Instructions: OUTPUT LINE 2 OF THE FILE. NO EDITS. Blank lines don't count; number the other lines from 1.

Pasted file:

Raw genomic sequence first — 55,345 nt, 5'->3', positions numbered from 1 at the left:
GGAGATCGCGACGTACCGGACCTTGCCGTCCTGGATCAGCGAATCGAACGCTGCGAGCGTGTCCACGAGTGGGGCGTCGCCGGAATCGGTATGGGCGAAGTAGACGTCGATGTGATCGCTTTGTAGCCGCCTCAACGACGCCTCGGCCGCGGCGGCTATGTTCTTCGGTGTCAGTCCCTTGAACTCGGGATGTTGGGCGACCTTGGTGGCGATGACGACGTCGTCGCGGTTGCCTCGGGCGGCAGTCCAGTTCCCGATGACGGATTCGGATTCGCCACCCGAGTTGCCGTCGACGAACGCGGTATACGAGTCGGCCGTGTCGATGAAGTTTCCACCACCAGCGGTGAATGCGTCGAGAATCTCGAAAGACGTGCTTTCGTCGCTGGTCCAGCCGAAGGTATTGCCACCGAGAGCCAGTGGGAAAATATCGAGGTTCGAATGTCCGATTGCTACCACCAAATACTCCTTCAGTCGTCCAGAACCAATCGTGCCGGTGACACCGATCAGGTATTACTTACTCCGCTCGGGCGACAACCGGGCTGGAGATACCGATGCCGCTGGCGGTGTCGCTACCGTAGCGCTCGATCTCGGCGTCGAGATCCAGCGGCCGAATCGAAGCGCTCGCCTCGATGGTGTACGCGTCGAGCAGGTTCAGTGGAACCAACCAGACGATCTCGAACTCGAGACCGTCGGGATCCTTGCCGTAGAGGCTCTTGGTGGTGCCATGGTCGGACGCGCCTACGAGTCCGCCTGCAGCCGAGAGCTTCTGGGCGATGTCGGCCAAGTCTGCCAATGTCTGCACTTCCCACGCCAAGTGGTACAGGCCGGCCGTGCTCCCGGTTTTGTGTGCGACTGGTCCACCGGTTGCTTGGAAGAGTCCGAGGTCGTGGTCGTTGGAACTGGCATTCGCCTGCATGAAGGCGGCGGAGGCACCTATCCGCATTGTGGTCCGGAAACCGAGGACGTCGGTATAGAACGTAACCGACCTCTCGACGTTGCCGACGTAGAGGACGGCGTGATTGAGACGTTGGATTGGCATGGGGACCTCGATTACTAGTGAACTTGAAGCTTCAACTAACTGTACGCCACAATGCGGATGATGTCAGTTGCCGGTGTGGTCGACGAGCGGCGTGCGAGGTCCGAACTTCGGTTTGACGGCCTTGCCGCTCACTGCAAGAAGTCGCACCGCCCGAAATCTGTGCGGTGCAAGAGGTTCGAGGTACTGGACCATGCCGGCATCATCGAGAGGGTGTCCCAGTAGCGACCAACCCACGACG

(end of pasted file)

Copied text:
GGAGATCGCGACGTACCGGACCTTGCCGTCCTGGATCAGCGAATCGAACGCTGCGAGCGTGTCCACGAGTGGGGCGTCGCCGGAATCGGTATGGGCGAAGTAGACGTCGATGTGATCGCTTTGTAGCCGCCTCAACGACGCCTCGGCCGCGGCGGCTATGTTCTTCGGTGTCAGTCCCTTGAACTCGGGATGTTGGGCGACCTTGGTGGCGATGACGACGTCGTCGCGGTTGCCTCGGGCGGCAGTCCAGTTCCCGATGACGGATTCGGATTCGCCACCCGAGTTGCCGTCGACGAACGCGGTATACGAGTCGGCCGTGTCGATGAAGTTTCCACCACCAGCGGTGAATGCGTCGAGAATCTCGAAAGACGTGCTTTCGTCGCTGGTCCAGCCGAAGGTATTGCCACCGAGAGCCAGTGGGAAAATATCGAGGTTCGAATGTCCGATTGCTACCACCAAATACTCCTTCAGTCGTCCAGAACCAATCGTGCCGGTGACACCGATCAGGTATTACTTACTCCGCTCGGGCGACAACCGGGCTGGAGATACCGATGCCGCTGGCGGTGTCGCTACCGTAGCGCTCGATCTCGGCGTCGAGATCCAGCGGCCGAATCGAAGCGCTCGCCTCGATGGTGTACGCGTCGAGCAGGTTCAGTGGAACCAACCAGACGATCTCGAACTCGAGACCGTCGGGATCCTTGCCGTAGAGGCTCTTGGTGGTGCCATGGTCGGACGCGCCTACGAGTCCGCCTGCAGCCGAGAGCTTCTGGGCGATGTCGGCCAAGTCTGCCAATGTCTGCACTTCCCACGCCAAGTGGTACAGGCCGGCCGTGCTCCCGGTTTTGTGTGCGACTGGTCCACCGGTTGCTTGGAAGAGTCCGAGGTCGTGGTCGTTGGAACTGGCATTCGCCTGCATGAAGGCGGCGGAGGCACCTATCCGCATTGTGGTCCGGAAACCGAGGACGTCGGTATAGAACGTAACCGACCTCTCGACGTTGCCGACGTAGAGGACGGCGTGATTGAGACGTTGGATTGGCATGGGGACCTCGATTACTAGTGAACTTGAAGCTTCAACTAACTGTACGCCACAATGCGGATGATGTCAGTTGCCGGTGTGGTCGACGAGCGGCGTGCGAGGTCCGAACTTCGGTTTGACGGCCTTGCCGCTCACTGCAAGAAGTCGCACCGCCCGAAATCTGTGCGGTGCAAGAGGTTCGAGGTACTGGACCATGCCGGCATCATCGAGAGGGTGTCCCAGTAGCGACCAACCCACGACG